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Miraculously, Alex and I have also managed to have a few days off work at the same time: a rare treat indeed. One rare treat calls for another, so we spent one of them having lunch at Sweet Cheeks, which serves up delicious barbecue, sure, but also the most amazing buttermilk biscuits this side of the Mason-Dixon. IMG_2313

I’ve also had time to do a little bit of reading lately. I found The Supper of the Lamb, byRobert Farrar Capon, at the library just before Easter; I read the back cover, and discovered that Robert Farrar Capon was “a passionate and talented chef who also happens to be an Episcopal priest.” Annnnnnd into my bag the book went. It was written in the 60s, but it took me several chapters to figure that out; it’s so beautifully written, and it resonates with me so strongly, it feels like it could have been published yesterday. I especially like this passage:

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I also discovered Oxford American this spring– and by “discovered,” I mean that it came highly recommended by two good friends and I went out to buy it as soon as they told me to. It’s easily one of the best magazines I’ve ever gotten my mitts on, and it didn’t hurt that this issue had a big ol’ section on Southern food. Sunday morning coffee and Oxford American on a café porch: heaven.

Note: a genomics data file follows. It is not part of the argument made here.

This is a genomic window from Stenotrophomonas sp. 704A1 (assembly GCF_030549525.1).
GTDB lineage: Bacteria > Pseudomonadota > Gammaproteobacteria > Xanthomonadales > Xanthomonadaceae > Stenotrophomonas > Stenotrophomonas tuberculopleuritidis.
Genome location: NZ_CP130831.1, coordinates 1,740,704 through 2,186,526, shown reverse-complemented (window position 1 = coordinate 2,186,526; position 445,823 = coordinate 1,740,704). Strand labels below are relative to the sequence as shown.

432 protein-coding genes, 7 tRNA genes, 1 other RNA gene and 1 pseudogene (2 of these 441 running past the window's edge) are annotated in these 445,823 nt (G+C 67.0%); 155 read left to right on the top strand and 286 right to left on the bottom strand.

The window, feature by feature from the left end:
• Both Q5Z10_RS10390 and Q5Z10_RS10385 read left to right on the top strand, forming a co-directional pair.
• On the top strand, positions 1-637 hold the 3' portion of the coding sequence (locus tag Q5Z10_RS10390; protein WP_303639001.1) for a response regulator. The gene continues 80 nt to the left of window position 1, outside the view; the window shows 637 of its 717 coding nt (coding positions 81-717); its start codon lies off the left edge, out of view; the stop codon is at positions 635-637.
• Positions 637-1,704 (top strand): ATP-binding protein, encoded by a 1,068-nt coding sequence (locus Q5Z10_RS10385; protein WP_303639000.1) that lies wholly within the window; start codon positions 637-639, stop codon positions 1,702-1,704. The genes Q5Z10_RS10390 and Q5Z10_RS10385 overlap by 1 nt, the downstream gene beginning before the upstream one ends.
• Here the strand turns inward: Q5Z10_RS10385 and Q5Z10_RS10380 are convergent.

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We’ve also been grilling A LOT. We have a teeny-tiny grill that’s barely larger than a dinner plate, but we’ve pulled a lot of excellent meals out of it. Perhaps most importantly, we learned how to make banh mi!! We use Shutterbean’s recipe for the pork, and this recipe for the pickled carrot and daikon. It’s surprisingly easy and so, so delicious. I just have to figure out where to find a baguette as crusty and light as I want. (Let’s be honest, I’ll probably have to go to Chinatown, and I’m just too lazy to do it.)